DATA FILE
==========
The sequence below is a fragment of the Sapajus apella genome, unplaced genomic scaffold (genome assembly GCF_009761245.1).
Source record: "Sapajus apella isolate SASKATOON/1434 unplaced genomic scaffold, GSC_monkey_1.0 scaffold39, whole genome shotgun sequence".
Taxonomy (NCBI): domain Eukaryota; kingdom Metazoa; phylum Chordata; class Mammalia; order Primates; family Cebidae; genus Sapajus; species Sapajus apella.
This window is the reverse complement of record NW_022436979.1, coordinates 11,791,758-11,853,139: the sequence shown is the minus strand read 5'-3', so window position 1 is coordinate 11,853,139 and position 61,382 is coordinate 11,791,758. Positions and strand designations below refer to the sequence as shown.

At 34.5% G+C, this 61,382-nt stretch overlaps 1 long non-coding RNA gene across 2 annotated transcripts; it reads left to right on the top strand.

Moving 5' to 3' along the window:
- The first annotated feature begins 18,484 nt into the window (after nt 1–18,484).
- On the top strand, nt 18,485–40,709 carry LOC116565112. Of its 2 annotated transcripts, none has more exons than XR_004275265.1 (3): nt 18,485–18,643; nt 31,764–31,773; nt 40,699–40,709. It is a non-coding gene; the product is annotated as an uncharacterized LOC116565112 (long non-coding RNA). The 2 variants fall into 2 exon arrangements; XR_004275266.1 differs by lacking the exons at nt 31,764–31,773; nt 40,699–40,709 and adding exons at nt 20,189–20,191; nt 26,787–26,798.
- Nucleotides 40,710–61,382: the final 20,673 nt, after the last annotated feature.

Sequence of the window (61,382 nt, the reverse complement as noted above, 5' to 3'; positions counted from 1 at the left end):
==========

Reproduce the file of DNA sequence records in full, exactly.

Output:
The sequence below is a fragment of the Sapajus apella genome, unplaced genomic scaffold (genome assembly GCF_009761245.1).
Source record: "Sapajus apella isolate SASKATOON/1434 unplaced genomic scaffold, GSC_monkey_1.0 scaffold39, whole genome shotgun sequence".
Taxonomy (NCBI): domain Eukaryota; kingdom Metazoa; phylum Chordata; class Mammalia; order Primates; family Cebidae; genus Sapajus; species Sapajus apella.
This window is the reverse complement of record NW_022436979.1, coordinates 11,791,758-11,853,139: the sequence shown is the minus strand read 5'-3', so window position 1 is coordinate 11,853,139 and position 61,382 is coordinate 11,791,758. Positions and strand designations below refer to the sequence as shown.

At 34.5% G+C, this 61,382-nt stretch overlaps 1 long non-coding RNA gene across 2 annotated transcripts; it reads left to right on the top strand.

Moving 5' to 3' along the window:
- The first annotated feature begins 18,484 nt into the window (after nt 1–18,484).
- On the top strand, nt 18,485–40,709 carry LOC116565112. Of its 2 annotated transcripts, none has more exons than XR_004275265.1 (3): nt 18,485–18,643; nt 31,764–31,773; nt 40,699–40,709. It is a non-coding gene; the product is annotated as an uncharacterized LOC116565112 (long non-coding RNA). The 2 variants fall into 2 exon arrangements; XR_004275266.1 differs by lacking the exons at nt 31,764–31,773; nt 40,699–40,709 and adding exons at nt 20,189–20,191; nt 26,787–26,798.
- Nucleotides 40,710–61,382: the final 20,673 nt, after the last annotated feature.

Sequence of the window (61,382 nt, the reverse complement as noted above, 5' to 3'; positions counted from 1 at the left end):